We’ve all been there before. You’re at a gathering, a cookout or a party and you just can’t seem to remember where you put your beer. Few of us have actually had the chance to witness our beer walking away from us though. That’s all going to change thanks to a Japanese inventor. Ron Tajima has created the perfect party prank for those hoping to pull one over on their guests – a beer can robot capable of walking away from drinkers.
How It Works
The “CanBot” is a deceptively simple-looking device. On the outside, it looks just like a can of beer. However, that all changes when the remote control is activated. At the push of a button (right now, Tajima is using a modified Wii remote) the can transforms into a mobile device of deception. Three robotic legs appear from beneath the can and propel it wherever the controller wants it to go. Pressing the “home” button on the Wii remote puts the robot back into its stealth mode, awaiting another unsuspecting drinker.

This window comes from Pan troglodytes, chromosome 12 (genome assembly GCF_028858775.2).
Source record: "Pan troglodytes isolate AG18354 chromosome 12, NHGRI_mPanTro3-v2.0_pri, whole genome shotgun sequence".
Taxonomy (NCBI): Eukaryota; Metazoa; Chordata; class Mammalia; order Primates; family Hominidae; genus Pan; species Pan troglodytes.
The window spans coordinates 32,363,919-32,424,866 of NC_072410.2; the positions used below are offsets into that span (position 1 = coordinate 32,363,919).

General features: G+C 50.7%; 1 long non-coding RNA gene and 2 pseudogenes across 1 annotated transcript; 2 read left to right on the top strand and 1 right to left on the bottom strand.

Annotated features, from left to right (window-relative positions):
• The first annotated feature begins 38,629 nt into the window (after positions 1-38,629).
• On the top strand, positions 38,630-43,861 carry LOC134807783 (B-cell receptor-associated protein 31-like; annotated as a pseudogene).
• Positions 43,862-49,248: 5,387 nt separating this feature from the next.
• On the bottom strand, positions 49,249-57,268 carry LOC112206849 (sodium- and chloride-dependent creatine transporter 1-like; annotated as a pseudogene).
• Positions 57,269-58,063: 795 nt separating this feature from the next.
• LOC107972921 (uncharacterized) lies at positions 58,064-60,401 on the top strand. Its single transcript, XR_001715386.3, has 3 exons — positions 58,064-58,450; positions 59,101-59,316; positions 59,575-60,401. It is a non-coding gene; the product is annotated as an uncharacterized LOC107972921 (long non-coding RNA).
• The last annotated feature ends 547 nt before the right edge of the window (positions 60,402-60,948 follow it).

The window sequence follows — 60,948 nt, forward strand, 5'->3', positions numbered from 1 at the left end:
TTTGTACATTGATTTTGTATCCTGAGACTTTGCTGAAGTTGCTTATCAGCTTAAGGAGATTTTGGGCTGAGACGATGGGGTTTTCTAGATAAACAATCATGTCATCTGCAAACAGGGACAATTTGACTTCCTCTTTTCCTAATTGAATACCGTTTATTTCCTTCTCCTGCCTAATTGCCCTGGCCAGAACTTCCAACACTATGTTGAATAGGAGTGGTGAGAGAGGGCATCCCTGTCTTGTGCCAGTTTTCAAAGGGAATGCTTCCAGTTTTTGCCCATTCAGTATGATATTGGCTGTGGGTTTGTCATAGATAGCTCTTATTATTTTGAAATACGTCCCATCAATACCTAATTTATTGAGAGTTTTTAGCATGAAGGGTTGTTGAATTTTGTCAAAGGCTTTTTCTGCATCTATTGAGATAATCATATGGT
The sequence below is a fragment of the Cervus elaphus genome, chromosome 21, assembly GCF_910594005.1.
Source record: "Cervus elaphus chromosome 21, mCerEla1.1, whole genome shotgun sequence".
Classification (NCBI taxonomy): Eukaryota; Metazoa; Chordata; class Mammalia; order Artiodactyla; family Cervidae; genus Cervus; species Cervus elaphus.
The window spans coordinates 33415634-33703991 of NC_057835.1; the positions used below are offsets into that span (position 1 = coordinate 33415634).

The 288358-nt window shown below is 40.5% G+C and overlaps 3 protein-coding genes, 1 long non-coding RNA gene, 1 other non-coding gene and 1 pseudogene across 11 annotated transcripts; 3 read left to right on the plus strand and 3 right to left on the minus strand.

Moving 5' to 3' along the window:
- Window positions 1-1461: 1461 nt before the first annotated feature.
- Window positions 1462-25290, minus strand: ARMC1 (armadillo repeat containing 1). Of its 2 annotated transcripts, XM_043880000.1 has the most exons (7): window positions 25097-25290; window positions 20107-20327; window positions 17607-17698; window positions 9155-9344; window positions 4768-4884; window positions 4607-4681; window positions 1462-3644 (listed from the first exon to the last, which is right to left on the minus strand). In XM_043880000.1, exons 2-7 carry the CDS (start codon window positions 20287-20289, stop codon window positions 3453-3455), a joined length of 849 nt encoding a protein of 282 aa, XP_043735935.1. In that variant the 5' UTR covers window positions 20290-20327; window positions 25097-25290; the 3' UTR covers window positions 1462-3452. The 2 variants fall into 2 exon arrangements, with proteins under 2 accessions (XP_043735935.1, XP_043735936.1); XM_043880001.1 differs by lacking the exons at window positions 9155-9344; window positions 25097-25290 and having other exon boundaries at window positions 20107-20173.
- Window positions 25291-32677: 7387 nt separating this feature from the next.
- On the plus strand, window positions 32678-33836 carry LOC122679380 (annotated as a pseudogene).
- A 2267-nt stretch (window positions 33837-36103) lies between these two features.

What’s It Do?
For those wondering what the whole point is here, it’s really all about fun. CanBot offers a unique prank option for fun gatherings, though there is no beer inside. Tajima might be able to eventually offer a robotic beer can that actually contains a small amount of beer – at least enough to make the hoax a bit more convincing.
Other than that, CanBot certainly does offer another avenue of attack for robots bent on exterminating the human race. It might just be the most insidious tool of a malevolent computer over-mind, giving robots the ability to deny their human masters liquid refreshment.
Where Can You Buy One?
If you are interested in buying a 6-pack of robotic beer cans to fool unsuspecting guests at your next get-together, you’ll have to wait. Tajima is only in the prototype phase, though the excitement about the robot is such that it might eventually make its way into fulltime production. If so, it will join the ranks of a host of other robotic beer gadgets already on the market, like the robotic beer launcher invented last year or the robotic all-in-one beer brewery that debuted early in 2011. It seems that high technology has come to the world of beer in some surprising (and worrisome for those fearful of a robotic revolution) ways.